April’s Challenge in the Historical Sew Monthly 2015 is War & Peace: Make something that shows the effects of war, or of extended peace.
You may not know this (because it’s not always obvious from what I blog about), but as an undergraduate, I studied international relations. And art history. And costume design. (yes, I like to stay busy).
The relationship between the latter two was obvious: I was focusing on textiles and costume in art history, and in historic costume in costume design. The first one confused a lot of people. It seemed quite random. What does international relations have to do with costume history?
Well, everything. IR is everything that’s going on in the world: looking at why it happens, why countries interact the way they do, how they are likely to act in any given situation, why wars happened, and how their repercussions will effect the rest of the world.
Anything event that significantly impacts your country, or the world as a whole, is going to significantly impact on what you wear. War is, obviously, one of the most significant events that can happen to a country. Get involved in an extended war, with all your nations resources turned toward the war, and there are going to be clothing shortages, and a rise in patriotic and military inspired motifs. The flow of raw materials: oil, cotton, silk, linen, dye, may be interrupted, meaning that those materials are unavailable.
Clothing shortages famously occurred during both World Wars, with Germany resorting to making ‘austerity’ corsets out of fabric woven from paper thread in WWI, because Germany been importing most of its cotton and wool.
Patriotic motifs and colours were common in WWII: one of the most popular shades in the US was ‘Air Force Blue’. The Dazzle frocks and swimsuits I posted about last week are another example of patriotism in fashion, as was the name Government silk for rayon.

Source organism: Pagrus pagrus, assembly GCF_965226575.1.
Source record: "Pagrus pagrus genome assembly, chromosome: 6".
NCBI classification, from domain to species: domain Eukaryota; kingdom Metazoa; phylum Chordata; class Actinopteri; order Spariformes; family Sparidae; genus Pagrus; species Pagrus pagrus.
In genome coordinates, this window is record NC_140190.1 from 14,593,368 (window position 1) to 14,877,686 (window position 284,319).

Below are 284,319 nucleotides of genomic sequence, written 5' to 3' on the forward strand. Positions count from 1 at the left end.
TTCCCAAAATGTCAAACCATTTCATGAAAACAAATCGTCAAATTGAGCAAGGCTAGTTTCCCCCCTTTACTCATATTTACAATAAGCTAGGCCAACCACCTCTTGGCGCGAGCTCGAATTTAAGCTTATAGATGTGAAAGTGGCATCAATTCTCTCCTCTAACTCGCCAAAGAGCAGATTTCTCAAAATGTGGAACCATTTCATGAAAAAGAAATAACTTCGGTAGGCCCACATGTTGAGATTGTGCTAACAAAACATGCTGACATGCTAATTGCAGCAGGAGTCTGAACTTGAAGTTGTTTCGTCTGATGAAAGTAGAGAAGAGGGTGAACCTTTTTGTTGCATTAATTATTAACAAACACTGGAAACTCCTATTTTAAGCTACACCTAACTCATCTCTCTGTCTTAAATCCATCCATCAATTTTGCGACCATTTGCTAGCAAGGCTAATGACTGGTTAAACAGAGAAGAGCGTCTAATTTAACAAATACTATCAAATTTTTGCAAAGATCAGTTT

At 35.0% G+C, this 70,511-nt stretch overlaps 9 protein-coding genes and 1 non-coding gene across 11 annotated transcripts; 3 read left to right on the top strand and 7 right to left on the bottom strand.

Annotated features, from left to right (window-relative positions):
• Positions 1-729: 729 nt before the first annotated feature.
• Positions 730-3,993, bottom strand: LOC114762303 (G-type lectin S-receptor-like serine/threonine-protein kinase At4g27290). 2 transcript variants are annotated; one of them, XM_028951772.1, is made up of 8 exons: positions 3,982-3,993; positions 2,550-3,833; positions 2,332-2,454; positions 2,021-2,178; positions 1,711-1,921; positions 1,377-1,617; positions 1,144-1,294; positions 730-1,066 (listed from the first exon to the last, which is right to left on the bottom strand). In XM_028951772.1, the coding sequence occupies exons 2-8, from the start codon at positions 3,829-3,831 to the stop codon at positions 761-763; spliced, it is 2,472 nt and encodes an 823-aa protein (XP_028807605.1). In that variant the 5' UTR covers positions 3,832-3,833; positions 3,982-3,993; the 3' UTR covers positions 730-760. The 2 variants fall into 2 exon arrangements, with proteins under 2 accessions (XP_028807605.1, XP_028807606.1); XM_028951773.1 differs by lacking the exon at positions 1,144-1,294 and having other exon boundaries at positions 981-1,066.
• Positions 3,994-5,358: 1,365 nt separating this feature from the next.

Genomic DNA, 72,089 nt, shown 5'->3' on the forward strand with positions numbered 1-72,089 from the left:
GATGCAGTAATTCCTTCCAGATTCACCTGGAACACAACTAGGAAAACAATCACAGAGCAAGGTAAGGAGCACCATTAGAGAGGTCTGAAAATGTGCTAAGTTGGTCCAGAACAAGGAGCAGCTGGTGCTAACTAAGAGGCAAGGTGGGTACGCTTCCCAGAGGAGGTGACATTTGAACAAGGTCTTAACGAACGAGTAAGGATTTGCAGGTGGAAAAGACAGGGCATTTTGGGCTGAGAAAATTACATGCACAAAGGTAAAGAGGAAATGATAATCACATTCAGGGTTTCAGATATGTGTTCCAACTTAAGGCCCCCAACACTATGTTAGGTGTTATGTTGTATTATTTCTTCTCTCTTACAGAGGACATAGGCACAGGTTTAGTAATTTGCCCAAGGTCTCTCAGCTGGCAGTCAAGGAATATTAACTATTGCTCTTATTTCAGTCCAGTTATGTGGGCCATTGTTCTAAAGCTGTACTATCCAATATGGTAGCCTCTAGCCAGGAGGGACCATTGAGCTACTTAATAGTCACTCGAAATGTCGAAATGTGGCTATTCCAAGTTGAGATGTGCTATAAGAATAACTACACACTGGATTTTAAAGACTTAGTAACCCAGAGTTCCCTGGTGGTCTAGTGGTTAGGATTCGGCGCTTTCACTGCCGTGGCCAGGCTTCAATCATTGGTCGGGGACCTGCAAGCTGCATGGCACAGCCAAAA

Military-esque trimmings on women’s spencers and pelisses were very fashionable during the Napoleonic wars.
During the American Civil War the South did not sell cotton to the North, and the North attempted (mostly successfully) to blockade the South, preventing goods from reaching the South, and Southern cotton from being exported to Britain, resulting in cotton shortages across Europe, and everything shortages across the South.
While the affects of war on fashion are quite famous, extended periods of peace can also affect fashions. Their effect is more subtle, and harder to pinpoint, but it can be seen. With extended peace countries are able to trade goods and ideas freely, new materials are seen, fashions become more elaborate and decadent, as resources and innovations can be focus on domestic goods and fashions.
Extended periods of (relative) peace along the Silk Road, for example, allowed Chinese silks to make it all the way to Rome (much to the governments displeasure, as they disliked the sort of free trade that saw Roman gold leaving the country for foreign silks.
For much of the 19th c., from the Congress of Vienna to the outbreak of WWI , Europe benefited from the (relative) peace of the Pax Britannica. It is not a cooincidence that this era saw enormous advances in science and industry, all of which affected fashions. Trains, steamships, telegraphs, photography, and advances in printing all assisting in spreading new fashions around the globe at ever increasing rates.
There were also advances in what kinds of fashions could be spread, like the discovery of aniline dyes (hugely helped by the peace, and an exchange of ideas between Britain and Continental Europe).
I will admit that tracing a fashion to a lack of a specific incident (war) can be trickier than tracing it to a specific incident, and not all fashions that arise during peacetime develop specifically because it is an extended peacetime, but it’s still a fascinating idea to tease out.
I hope I’ve given you plenty to think about! Whatever you make, be sure to consider how it was affected by war or peace, and how that shaped it as a costume and fashion.